Bring in the NGOs, citizens and the youth. Continue to do these things but this is still not
enough.
 
Pakdee Pothisiri, Commissioner, National Anti-Corruption Commission of Thailand:
NACC has short and long term strategies: the principle of immunity creates a society without
ethics and integrity. We wish to awaken the dormant conscious across all sectors to inculcate
culture of transparency and accountability. Corruption in public procurement cost 100 billion
baht each year. We need a level playing field. The NACC is developing a risk management
plan and strategy to manage. Auditors then monitor. It will then have a post-implementation
phase to measure integrity levels.
International money laundering and illicit trade are making the challenge more difficult.
Transnational crime and corruption cannot be tackled in isolation. It is daunting to developing
nations. They should seek international assistance (through UNCAC and OECD conventions)
and can benefit through partnerships. Thailand has always played a good international role.
The IACC is where we strengthen collective efforts. Successful outcomes will come from rich
exchange of ideas.
 
Moderator: identified the role of youth, and ‘what is the cure’ as recurrent points which came
up. And opened to the floor for very brief questions in remaining ten minutes.
 
Frank Vogel from Washington to World Bank and Asian Development Bank. I am
familiar with articles of agreement, and consistency in stressing civil society as frontline of
fighting corruption in developing countries. So why do you give less than 1% of your funds to
supporting civil society in fighting corruption.
 
TI Bangladesh: to World Bank, it is inspiring that the World Bank is transformed, and I put
the challenge that it needs to be better communicated, as it is still seen as the root problem
and not the solution in many countries. If the glass is half full, as is the view expressed, is this
the view of the World Bank or the view of Ms Indrawati personally? For example, will it stop
funding of projects in Bangladesh because of corruption in the county: ‘Don’t chop off the
head because of the headache’
 
Homer Moyer: to Zhang Liu. There is a growing perception that Chinese companies,
including state companies, pay bribes abroad. Do you enforce laws for companies abroad
and will it be publicised?
 
Response:
World Bank: can assure you that the support is there. It is not just a question of money, but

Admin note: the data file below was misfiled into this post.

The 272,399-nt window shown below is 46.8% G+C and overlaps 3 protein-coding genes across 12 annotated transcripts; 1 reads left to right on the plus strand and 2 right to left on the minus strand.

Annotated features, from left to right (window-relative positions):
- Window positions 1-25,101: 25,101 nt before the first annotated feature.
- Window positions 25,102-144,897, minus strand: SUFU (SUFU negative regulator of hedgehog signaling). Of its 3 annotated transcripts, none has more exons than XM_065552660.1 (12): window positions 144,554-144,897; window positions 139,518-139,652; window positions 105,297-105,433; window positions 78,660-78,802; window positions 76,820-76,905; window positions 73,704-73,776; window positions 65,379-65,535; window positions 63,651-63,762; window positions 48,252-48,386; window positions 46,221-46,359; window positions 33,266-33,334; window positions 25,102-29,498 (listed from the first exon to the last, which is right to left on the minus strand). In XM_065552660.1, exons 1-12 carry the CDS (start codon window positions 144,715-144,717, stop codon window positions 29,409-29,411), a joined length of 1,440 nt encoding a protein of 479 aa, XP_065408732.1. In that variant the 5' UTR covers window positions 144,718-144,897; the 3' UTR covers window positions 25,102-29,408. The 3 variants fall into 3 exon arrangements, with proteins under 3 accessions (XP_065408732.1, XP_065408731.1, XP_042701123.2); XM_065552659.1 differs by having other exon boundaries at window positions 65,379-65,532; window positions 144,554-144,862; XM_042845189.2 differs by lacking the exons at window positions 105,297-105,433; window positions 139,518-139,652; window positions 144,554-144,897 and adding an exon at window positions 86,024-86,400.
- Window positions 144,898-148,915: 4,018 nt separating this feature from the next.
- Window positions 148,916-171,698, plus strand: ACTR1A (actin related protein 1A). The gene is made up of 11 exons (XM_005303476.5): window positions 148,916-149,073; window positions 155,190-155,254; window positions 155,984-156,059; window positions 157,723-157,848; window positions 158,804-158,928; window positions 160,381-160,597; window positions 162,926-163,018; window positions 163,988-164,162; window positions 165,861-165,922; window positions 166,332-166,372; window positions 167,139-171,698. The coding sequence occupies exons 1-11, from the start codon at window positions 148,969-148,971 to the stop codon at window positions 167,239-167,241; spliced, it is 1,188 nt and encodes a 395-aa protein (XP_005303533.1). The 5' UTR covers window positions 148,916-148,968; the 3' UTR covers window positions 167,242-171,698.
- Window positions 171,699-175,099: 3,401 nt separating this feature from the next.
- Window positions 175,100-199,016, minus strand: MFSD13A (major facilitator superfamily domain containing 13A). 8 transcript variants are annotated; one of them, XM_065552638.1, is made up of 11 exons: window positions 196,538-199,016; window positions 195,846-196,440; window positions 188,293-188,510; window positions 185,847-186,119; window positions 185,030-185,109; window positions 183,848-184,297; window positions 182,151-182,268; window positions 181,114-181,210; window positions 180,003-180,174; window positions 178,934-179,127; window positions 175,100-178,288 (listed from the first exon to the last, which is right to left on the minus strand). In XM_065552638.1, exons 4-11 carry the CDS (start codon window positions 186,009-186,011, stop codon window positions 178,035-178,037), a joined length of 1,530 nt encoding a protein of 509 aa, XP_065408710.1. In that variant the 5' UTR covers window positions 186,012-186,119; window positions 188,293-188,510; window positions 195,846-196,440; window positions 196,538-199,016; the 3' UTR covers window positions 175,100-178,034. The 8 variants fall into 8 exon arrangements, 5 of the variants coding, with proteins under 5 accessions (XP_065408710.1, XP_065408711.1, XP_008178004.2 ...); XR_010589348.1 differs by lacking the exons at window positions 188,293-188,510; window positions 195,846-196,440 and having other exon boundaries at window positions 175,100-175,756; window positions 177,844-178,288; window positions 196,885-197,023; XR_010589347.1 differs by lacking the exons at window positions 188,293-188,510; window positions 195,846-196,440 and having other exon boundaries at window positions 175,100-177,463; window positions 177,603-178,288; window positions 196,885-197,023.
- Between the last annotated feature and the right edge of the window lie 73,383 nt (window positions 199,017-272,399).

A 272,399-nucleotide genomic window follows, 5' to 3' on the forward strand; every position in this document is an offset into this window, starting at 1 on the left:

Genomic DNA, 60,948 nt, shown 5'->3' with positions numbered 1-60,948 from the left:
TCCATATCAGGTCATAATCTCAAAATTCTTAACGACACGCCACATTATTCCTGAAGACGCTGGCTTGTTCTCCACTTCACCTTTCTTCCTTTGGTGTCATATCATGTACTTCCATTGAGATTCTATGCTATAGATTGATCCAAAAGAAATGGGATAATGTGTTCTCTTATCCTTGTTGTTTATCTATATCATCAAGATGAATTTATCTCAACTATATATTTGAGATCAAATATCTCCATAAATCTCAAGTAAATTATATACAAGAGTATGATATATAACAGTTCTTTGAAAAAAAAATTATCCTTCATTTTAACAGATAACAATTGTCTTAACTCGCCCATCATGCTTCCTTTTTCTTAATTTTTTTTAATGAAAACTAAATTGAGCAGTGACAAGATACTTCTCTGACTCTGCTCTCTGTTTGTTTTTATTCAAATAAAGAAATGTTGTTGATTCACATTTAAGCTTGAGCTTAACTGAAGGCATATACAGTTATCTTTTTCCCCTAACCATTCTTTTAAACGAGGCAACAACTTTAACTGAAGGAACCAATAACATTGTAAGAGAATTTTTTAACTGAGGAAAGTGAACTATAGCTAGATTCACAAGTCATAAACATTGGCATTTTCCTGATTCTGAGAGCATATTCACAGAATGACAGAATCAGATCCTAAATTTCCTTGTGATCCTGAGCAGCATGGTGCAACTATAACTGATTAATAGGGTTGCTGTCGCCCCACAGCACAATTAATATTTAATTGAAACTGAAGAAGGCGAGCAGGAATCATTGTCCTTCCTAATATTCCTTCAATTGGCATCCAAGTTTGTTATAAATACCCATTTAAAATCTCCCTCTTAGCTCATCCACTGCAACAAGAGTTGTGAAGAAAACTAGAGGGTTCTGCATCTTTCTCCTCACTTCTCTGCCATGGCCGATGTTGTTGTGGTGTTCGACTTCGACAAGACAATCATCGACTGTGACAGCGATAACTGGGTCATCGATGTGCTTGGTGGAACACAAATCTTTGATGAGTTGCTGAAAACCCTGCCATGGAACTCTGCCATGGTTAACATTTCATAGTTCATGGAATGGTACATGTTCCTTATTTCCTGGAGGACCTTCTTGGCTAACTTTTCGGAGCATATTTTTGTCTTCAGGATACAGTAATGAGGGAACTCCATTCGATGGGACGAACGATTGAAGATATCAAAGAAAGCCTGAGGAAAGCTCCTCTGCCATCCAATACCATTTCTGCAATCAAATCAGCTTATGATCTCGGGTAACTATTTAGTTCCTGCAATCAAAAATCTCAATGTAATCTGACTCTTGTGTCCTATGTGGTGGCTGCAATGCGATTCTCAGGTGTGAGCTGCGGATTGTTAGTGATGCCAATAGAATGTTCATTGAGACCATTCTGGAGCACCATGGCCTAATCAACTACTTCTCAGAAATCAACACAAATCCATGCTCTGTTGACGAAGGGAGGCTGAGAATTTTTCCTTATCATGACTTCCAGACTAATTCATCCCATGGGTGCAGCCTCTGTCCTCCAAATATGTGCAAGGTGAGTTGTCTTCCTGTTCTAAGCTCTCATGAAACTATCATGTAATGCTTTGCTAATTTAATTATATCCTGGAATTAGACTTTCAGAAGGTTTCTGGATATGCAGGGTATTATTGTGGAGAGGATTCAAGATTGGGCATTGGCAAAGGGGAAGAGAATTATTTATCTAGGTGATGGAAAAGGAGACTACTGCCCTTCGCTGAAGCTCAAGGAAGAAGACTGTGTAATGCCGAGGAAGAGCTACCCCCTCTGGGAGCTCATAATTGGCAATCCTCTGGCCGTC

working with governments and all stakeholders. It is really at the ownership of government
and stakeholders.
My view has to be the same view as the World Bank, as I would not have joined otherwise.
As part of the management all of you should feel that we can do good things and I will do that.
We are trying to be consistent that governance and anti-corruption are our core values.
 
Asian Development Bank: We provide technical assistance, and work with civil society
groups in developing countries. So although main recipients are developing country
governments, we collaborate with civil society and NGOs and this will only increase in coming
years.
 
Zhang Liu: Firmly objects to any inappropriate financial activities within China and overseas
and this is firm. We have investigated and identified many cases and we recently also issued
measures and documents to impose more stringent measures and we will achieve new
results.

Salil Shetty: We need a bottom up approach as, for example, in the unregulated flows of
arms, those governments who complain are often behind the flows, so you need civil society
to root this out.
 
Moderator: I like idea of a museum of corruption!
 
Mechai Viravaidya: Need to look more at the prevention side, get kids to seek out
inappropriate behavior and you will get results. We own the house, and the government only
rents it for 4 years.
 
Moderator: ‘Focus on youth, work from the ground up, promote transparency and we have to
kick butts.’
 
 
Recommendations, follow-up Actions (200 words narrative form)
 
Recommendations from the opening ceremony included:
 
Corruption should not be extricated for the socio-economic context. The root causes of
corruption must be addressed, and value systems be put in place at the national level.
At the same time, international cooperation needed to increase to address transnational
corruption.
 
Recommendations from the leaders forum included:
 
The fight against corruption needs to be seen as a moral issue.
Civil society and the media must be driving forces to awaken public opinion, while the public
sector must lead by example.
Enforcement and follow up to investigations need to be strengthened, and civil society should
better monitor the follow-up to investigation of corruption activities.
Values of transparency and democracy should be instilled in youth, not just in the classroom,
but in broader society.
Developing countries should seek international assistance through multilateral processes in
order to tackle transnational crime and corruption.
Multilateral development banks should match their rhetoric for supporting the role of civil
society by increasing their financial support to above the current 1% of their support budget.
 
Highlights (200 words please include interesting quotes)